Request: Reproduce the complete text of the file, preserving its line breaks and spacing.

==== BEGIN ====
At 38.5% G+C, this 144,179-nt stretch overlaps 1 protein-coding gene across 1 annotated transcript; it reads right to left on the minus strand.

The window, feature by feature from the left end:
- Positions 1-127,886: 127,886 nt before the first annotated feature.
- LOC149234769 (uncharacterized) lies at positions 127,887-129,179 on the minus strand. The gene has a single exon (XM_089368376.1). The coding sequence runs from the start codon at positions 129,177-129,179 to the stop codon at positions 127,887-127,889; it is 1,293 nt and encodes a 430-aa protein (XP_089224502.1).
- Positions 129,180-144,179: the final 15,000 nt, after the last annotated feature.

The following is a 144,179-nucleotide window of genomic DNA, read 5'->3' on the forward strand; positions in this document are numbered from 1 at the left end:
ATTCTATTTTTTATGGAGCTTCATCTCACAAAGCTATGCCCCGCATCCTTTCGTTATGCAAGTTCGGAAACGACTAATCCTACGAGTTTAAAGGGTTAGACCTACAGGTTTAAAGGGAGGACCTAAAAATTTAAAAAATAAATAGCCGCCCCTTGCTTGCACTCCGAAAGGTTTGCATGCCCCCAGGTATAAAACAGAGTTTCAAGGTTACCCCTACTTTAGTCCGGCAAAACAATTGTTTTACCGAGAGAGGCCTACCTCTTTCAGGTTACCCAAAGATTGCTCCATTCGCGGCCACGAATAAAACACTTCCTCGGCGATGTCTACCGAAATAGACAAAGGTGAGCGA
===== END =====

At 38.5% G+C, this 144,179-nt stretch overlaps 1 protein-coding gene across 1 annotated transcript; it reads right to left on the minus strand.

The window, feature by feature from the left end:
- Positions 1-127,886: 127,886 nt before the first annotated feature.
- LOC149234769 (uncharacterized) lies at positions 127,887-129,179 on the minus strand. The gene has a single exon (XM_089368376.1). The coding sequence runs from the start codon at positions 129,177-129,179 to the stop codon at positions 127,887-127,889; it is 1,293 nt and encodes a 430-aa protein (XP_089224502.1).
- Positions 129,180-144,179: the final 15,000 nt, after the last annotated feature.

The following is a 144,179-nucleotide window of genomic DNA, read 5'->3' on the forward strand; positions in this document are numbered from 1 at the left end:
ATTCTATTTTTTATGGAGCTTCATCTCACAAAGCTATGCCCCGCATCCTTTCGTTATGCAAGTTCGGAAACGACTAATCCTACGAGTTTAAAGGGTTAGACCTACAGGTTTAAAGGGAGGACCTAAAAATTTAAAAAATAAATAGCCGCCCCTTGCTTGCACTCCGAAAGGTTTGCATGCCCCCAGGTATAAAACAGAGTTTCAAGGTTACCCCTACTTTAGTCCGGCAAAACAATTGTTTTACCGAGAGAGGCCTACCTCTTTCAGGTTACCCAAAGATTGCTCCATTCGCGGCCACGAATAAAACACTTCCTCGGCGATGTCTACCGAAATAGACAAAGGTGAGCGA